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Writing the FutureBook T

New venue, new speakers and new points of discussion: Philip Jones reveals the changes to this year’s FutureBook Conference

his year’s fifth anniversary FutureBook Confer- ence brings together more than 50 speakers from

across the media world for a day of reckoning,

realisation and revivification. It will, to borrow from a famous beer advert, refresh the parts other digital and publishing events do not reach. It is the boldest conference Te Bookseller has ever put on, spanning three different streams and taking in everything from mobile to audio, from the future of the academic book to how Twitter can be the bedrock of a successful book campaign. Te conference boasts new speakers as illustrious as Jane Friedman, former chief executive of HarperCollins worldwide and now founder and c.e.o. of Open Road Integrated Media; Penguin Random House’s editorial director of audio Caroline Raphael; and bestselling author Simon Scarrow. We have taken a fresh approach to the event this year, putting the sessions in the hands of expert chairs from within the sector who can help guide the participants and steer the debates. Tere are 12 chairs in total, eight of them women (for more on them, see pp08–09). I’m also pleased to reveal that for the first time we have an overall chair for FutureBook 2015: Sandeep Mahal, until recently director of BBC arts and digital project Te Space. Sandeep brings with her immense experience of publishing, the wider arts and digital media. She has a deep knowledge of publishing and enthusiasm for what you do (Sandeep shares her vision for the conference on p08). She is already working with us, helping to shape the event so that it is both publishing-savvy and outwardly focused. More announcements along these lines are to come, along with a special (and remarkable) fifth keynote. Stay tuned. I am incredibly proud of the programme this year, but it did not come solely from me. I have, over the past six months, spoken to many people from within and outside of publishing, and have tailored the event around current obsessions, fascinations and challenges. It combines the best of indigenous publishing thinking, with perspectives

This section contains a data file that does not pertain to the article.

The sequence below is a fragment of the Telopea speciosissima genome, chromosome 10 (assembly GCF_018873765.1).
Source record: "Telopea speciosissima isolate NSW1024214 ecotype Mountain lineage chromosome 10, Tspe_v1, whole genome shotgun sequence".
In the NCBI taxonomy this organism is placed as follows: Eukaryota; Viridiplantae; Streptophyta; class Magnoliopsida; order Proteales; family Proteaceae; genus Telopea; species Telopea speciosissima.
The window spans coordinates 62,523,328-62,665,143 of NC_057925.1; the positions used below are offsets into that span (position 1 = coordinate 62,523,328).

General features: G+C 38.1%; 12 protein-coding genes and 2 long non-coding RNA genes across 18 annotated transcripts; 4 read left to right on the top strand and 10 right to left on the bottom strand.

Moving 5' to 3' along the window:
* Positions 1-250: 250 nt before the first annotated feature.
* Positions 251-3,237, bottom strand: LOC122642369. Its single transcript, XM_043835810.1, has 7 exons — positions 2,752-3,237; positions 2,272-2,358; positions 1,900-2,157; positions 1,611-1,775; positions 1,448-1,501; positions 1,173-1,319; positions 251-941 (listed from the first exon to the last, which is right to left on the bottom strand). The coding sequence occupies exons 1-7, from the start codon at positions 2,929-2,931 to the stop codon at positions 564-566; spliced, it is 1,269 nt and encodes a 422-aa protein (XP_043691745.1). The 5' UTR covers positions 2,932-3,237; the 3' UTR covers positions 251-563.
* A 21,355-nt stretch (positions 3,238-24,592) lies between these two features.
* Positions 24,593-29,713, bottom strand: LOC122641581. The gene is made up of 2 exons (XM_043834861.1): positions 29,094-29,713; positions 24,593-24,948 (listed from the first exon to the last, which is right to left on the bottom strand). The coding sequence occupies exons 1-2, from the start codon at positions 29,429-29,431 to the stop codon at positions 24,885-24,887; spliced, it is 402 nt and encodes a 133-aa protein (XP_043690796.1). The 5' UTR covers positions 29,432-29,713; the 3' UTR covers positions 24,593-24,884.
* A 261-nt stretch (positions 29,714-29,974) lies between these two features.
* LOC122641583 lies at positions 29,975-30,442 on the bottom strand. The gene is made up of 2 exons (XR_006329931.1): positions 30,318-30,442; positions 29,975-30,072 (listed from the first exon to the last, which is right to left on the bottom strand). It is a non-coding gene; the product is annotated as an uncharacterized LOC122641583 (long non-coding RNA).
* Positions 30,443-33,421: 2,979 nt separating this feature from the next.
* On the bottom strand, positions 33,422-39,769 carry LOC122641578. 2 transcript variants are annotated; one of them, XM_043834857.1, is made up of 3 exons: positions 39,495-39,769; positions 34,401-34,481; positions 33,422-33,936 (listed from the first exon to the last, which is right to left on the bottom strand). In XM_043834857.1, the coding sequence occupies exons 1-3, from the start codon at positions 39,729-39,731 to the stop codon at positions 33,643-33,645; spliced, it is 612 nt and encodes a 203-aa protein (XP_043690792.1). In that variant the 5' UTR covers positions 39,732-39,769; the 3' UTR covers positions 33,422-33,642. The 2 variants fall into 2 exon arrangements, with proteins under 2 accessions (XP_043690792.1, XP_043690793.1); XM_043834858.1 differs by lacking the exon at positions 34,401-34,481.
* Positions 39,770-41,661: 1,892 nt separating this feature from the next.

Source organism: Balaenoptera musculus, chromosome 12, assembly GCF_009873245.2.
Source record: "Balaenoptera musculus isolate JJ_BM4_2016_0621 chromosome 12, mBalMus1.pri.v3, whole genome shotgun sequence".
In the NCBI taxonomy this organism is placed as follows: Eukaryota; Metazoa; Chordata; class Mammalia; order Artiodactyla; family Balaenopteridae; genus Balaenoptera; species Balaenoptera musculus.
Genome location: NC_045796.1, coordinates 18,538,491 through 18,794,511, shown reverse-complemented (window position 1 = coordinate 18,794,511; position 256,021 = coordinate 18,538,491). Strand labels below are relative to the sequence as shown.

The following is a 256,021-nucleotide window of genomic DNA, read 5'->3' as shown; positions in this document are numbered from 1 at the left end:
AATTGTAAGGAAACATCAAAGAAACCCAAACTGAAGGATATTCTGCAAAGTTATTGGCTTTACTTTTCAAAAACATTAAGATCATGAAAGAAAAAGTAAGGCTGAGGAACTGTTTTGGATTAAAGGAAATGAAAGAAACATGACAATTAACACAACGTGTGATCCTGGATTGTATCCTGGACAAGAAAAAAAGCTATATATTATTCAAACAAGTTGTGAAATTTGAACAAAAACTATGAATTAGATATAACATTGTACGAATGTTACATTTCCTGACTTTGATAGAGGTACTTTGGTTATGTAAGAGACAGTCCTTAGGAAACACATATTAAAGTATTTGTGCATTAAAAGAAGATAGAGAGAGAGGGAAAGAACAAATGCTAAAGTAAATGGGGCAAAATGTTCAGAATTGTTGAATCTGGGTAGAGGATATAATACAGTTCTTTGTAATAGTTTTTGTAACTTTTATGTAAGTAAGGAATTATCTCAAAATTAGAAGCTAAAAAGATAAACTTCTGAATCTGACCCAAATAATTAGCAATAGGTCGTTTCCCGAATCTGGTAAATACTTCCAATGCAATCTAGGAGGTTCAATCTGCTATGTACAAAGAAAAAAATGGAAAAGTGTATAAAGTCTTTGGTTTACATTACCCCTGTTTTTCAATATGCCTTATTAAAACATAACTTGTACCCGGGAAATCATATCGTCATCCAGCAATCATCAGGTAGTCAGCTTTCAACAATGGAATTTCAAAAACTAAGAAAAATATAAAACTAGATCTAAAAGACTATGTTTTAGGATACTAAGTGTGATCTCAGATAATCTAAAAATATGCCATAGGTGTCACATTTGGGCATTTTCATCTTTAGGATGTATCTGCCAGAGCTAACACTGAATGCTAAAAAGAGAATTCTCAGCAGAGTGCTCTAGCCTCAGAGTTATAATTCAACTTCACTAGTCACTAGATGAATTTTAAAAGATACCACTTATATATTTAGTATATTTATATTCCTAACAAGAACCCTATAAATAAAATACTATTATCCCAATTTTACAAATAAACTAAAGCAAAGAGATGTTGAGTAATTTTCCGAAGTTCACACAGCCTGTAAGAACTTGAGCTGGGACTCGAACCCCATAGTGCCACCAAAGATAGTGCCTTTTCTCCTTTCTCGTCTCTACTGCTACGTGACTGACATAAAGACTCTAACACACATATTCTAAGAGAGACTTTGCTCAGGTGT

from those coming at this from the outside. Tis being the fifth anniversary of the first FutureBook Conference, we have also brought back past speakers, such as Stephen Page and Charlie Redmayne, to examine what they have learned during this period of rapid change. Page will pose the following question in his keynote: “Have trade publishers travelled far enough in search of the new?” Te answer will surprise many of you.

THE NEW PUBLISHING In Springer Nature’s Annette Tomas we have a first- time speaker coming to us at a pivotal moment in that business’ evolution; and Pottermore’s Susan Jurevics is an executive who is starting to make her mark both on Pottermore and on how we think about the wider content business (for more on these keynotes, see p07). Tis year, we have introduced dedicated sessions

examining the “new publishing” from Quarto’s print- on-demand-driven Tis is Your Cookbook initiative to Visual Editions’ collaboration with Google Creative Lab. In addition, the BookTech Showcase, curated by tech and culture journalist Molly Flatt (see p12), will put delegates and disruptors together so that we can understand the new disruption early—and so that these innovators can better understand us, too. Of course, the FutureBook Conference is a reflection of the industry—it is the book trade’s digital platform. As such, it is important that the event is well supported. Tis year we have more speakers than ever before, across a broader programme at the end of a week that begins with our new event, Author Day (see p15), and culminates in the prestigious FutureBook Awards (see pp30–31). We also have double the number of sponsor partners this year. I am grateful to all of these speakers and sponsors, and in particular the Firsty Group, which rather appropriately is the sponsor of the all-important post-show drinks. FutureBook works when the room is bursting—full of people, ideas and connections. Let’s make it so. ×


On the Move summarises five key findings from this year’s Digital Census. p04–05

The FutureBook

Programme breaks down the day’s talks and events. p16–17

Keynotes’ Key Points sums up this year’s quartet of keynote speakers. p07

Lessons for a Start-Up are divulged by

September Publishing. p19–20

The View from the Chairs meets those hosting the discussions at FutureBook. p08–09

Breaking the Page has

Peter Meyers explain how he will run his workshop. p23


Start it Up says that incubating an internal start-up is vital. p11

What Should a Book Be? ask the co-founders of Visual Editions. p24

BookTech Showcase meets the firms which will pitch for a new award. p12

Who’s Who profiles the people who will be on stage on 4th December. p27–29

The Author Avalanche

looks at what Author Day will offer writers. p15

The FutureBook Awards shortlists in full, across 11 different categories. p30–31

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